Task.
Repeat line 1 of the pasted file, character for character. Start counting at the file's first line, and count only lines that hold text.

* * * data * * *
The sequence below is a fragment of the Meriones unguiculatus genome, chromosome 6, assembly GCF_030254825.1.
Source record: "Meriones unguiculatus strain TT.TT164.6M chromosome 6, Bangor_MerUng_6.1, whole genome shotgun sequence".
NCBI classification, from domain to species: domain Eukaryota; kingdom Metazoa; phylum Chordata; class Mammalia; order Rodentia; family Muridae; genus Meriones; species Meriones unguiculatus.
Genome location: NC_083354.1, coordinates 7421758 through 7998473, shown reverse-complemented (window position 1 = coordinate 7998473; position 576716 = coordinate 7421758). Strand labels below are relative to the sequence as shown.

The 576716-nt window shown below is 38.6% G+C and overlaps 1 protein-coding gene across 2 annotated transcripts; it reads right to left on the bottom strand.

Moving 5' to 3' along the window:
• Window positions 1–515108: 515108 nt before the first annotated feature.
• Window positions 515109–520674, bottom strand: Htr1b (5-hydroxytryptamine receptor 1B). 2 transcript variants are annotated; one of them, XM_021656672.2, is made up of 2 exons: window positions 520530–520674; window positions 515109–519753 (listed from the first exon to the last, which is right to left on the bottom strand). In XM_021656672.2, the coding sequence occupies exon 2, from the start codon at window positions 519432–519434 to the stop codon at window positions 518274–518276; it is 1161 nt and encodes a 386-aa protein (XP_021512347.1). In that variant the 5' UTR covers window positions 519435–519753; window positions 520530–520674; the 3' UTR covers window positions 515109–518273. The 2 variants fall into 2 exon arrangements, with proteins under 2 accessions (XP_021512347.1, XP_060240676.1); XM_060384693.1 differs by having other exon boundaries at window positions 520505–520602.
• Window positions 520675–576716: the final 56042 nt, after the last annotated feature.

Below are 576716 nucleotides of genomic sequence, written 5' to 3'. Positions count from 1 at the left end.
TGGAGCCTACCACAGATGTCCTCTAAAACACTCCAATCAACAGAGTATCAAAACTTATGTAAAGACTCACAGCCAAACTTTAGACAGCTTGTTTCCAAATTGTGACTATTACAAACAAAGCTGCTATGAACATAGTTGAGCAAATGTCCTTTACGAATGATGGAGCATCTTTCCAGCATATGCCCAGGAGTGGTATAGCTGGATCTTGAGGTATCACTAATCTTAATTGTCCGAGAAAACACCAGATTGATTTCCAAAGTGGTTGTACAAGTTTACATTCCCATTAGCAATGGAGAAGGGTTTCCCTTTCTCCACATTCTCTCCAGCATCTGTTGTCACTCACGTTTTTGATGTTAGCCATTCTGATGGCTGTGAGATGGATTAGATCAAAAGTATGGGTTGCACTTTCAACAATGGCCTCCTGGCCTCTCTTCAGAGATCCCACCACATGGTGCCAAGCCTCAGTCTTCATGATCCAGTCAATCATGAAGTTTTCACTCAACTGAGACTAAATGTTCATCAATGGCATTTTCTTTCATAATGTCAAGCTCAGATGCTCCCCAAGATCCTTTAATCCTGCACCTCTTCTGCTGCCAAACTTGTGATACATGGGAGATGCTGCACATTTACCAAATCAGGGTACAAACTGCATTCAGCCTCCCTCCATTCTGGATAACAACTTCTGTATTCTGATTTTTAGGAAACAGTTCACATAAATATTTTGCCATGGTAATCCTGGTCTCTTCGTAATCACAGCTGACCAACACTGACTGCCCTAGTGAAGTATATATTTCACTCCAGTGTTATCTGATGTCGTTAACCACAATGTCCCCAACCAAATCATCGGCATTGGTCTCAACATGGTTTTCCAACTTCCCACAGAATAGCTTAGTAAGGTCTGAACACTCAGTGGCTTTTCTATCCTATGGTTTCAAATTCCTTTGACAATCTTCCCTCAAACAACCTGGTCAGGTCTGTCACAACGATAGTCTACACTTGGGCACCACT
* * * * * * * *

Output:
The sequence below is a fragment of the Meriones unguiculatus genome, chromosome 6, assembly GCF_030254825.1.